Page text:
Rating agency Moody’s cut Saudi Arabia’s outlook to “negative” from “stable” on Friday, citing the risks to the Kingdom’s fiscal strength due to the crash in oil prices.
It, however, affirmed the sovereign credit rating at “A1”, saying the Kingdom’s government still has a “relatively robust, albeit deteriorating” balance sheet, moderate debt level and substantial fiscal and external liquidity buffers.
The agency said that Saudi’s vulnerability to the decline in oil prices was balanced by its very large hydrocarbon reserves and low extraction costs, which support economic resiliency even in an environment of low oil prices.
“The negative outlook reflects increased downside risks to Saudi Arabia’s fiscal strength stemming from the severe shock to global oil demand and prices triggered by the coronavirus pandemic, and from the uncertainty regarding the degree to which the government will be able to offset its oil revenue losses and stabilize its debt burden and assets in the medium term,” Moody’s said.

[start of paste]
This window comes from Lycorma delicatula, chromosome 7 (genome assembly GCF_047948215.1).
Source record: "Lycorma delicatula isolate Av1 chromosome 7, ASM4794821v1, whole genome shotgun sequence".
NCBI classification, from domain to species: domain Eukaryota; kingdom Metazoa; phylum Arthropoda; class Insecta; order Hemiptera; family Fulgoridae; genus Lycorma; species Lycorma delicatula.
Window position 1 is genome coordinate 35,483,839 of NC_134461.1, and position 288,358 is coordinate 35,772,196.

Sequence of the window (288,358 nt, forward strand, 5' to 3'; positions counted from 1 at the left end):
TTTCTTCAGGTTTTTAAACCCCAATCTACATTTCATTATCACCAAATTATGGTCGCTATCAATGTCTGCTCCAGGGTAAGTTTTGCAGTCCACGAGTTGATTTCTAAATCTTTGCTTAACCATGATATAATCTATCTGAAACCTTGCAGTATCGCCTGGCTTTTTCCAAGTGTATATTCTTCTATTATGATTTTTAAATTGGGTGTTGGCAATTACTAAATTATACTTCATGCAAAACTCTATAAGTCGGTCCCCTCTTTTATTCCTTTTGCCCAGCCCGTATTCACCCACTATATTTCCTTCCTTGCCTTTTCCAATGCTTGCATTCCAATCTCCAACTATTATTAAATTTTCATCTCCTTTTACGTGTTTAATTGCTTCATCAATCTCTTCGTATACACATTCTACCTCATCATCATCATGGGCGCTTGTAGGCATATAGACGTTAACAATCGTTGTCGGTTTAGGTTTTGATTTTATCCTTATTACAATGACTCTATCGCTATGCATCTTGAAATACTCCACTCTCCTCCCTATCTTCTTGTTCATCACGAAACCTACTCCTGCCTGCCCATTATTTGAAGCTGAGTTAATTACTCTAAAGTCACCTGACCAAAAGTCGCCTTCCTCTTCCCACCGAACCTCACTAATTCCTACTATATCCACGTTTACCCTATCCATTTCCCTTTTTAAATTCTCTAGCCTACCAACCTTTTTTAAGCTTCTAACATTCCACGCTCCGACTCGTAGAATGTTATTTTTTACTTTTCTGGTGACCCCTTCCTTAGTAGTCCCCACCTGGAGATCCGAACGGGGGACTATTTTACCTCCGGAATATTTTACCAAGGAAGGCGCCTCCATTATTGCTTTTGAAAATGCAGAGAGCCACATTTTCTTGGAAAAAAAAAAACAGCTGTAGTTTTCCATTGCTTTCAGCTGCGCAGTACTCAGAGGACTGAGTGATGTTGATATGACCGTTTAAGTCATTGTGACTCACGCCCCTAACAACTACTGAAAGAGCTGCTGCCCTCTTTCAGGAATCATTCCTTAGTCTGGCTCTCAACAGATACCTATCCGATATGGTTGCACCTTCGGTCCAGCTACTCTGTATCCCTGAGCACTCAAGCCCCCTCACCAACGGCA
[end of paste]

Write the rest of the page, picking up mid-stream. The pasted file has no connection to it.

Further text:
The agency said Saudi Arabia is facing loss in government revenue and exports due to the drop in oil demand and plummeting prices.
“The government’s balance sheet has weakened since the previous oil price shock in 2015-16, notwithstanding some recent improvements in budget execution, leaving the sovereign’s credit profile exposed to the further prolonged period of depressed oil prices that the pandemic may usher in.”
Demand for oil plummeted by a third due to lockdowns and business shutdowns amid the coronavirus pandemic.